Vol. 12 No. 1 (2017)
Articles

Marking techniques in the Marbled Newt (<em>Triturus marmoratus</em>): PIT-Tag and tracking device implant protocols

Hugo Le Chevalier
CNRS, ENFA, UMR5174 EDB (Laboratoire Evolution et Diversité Biologique), Université Paul Sabatier, Toulouse, France
Olivier Calvez
Station d’Ecologie Théorique et Expérimentale CNRS, UMR 5321
Albert Martinez-Silvestre
Centre de Recuperació d'Amfibis i Rèptils de Catalunya CRARC
Damien Picard
GECCO Groupe Ecologie et Conservation des Vertébrés, Université d’Angers
Sandra Guérin
GECCO Groupe Ecologie et Conservation des Vertébrés, Université d’Angers
Francis Isselin-Nondedeu
Departement Aménagement et Environnement Ecole Polytechnique de l’Université François Rabelais de Tours, CNRS ; UMR 7324 CITERES équipe IPAPE
Alexandre Ribéron
CNRS, ENFA, UMR5174 EDB (Laboratoire Evolution et Diversité Biologique), Université Paul Sabatier, Toulouse, France
Audrey Trochet
CNRS, ENFA, UMR5174 EDB (Laboratoire Evolution et Diversité Biologique), Université Paul Sabatier, Toulouse, France
Published June 30, 2017
How to Cite
Le Chevalier, H., Calvez, O., Martinez-Silvestre, A., Picard, D., Guérin, S., Isselin-Nondedeu, F., Ribéron, A., & Trochet, A. (2017). Marking techniques in the Marbled Newt (<em>Triturus marmoratus</em&gt;): PIT-Tag and tracking device implant protocols. Acta Herpetologica, 12(1), 79-88. https://doi.org/10.13128/Acta_Herpetol-19158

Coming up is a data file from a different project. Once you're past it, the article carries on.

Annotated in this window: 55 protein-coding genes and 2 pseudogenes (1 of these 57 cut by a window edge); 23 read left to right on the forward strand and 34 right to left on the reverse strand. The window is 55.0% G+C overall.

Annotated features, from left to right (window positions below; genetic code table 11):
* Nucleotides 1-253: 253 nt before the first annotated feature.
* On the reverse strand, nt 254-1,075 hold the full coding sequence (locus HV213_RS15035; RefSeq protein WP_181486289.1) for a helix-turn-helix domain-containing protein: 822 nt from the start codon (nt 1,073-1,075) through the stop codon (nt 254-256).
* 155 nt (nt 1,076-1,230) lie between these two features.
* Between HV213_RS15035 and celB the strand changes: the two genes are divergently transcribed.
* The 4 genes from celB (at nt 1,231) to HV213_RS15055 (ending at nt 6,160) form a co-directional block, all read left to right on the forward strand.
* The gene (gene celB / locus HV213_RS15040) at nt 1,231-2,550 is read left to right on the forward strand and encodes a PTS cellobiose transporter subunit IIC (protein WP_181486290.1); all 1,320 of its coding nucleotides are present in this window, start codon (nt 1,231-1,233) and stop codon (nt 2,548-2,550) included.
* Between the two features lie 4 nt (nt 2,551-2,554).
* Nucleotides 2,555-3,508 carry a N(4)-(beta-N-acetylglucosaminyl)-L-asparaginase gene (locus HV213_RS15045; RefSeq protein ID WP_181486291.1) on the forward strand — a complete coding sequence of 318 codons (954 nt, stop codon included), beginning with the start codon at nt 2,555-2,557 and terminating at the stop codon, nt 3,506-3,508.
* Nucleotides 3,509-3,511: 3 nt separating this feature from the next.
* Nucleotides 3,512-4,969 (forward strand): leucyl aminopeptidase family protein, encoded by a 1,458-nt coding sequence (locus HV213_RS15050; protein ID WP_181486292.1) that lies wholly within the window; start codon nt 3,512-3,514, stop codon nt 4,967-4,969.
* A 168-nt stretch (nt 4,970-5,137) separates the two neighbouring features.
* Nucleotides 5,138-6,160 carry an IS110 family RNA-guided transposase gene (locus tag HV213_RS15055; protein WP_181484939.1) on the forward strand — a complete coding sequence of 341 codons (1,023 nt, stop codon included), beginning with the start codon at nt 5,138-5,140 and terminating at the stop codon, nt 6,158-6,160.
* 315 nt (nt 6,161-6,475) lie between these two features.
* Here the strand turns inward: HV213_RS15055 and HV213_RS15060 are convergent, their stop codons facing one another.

Abstract

Individual marking has become essential for studying population dynamics and ecological requirements. However, marking small-bodied species such as amphibians is becoming a challenge in the last decades. Amphibian surveys may require to mark manually individuals, using toe clipping, polymers and pigments, or passive integrated transponders (PIT-tags). Even if ethics committees have recently recommend avoiding toe clipping in amphibians, the use of PIT-tags led to controversial results because low tag retention reported in some studies. Here, we describe a protocol of potentially life-long PIT-tag marking in a protected species, the marbled newt Triturus marmoratus. In addition, we also detailed a second procedure of surgery for the implantation of transmitters needed in radio-tracking surveys. During both procedures, we found that the newt phase (either aquatic or terrestrial) strongly affected the anesthesia duration. Indeed, newts in aquatic phase were more quickly anesthetized than newts under terrestrial phase. We then recommend to pay attention of this physiological particularity when performing this kind of procedure. Improving our knowledge on ecological requirements and population dynamics of this species is crucial for management and conservation plans, and could be extended to other large newts.

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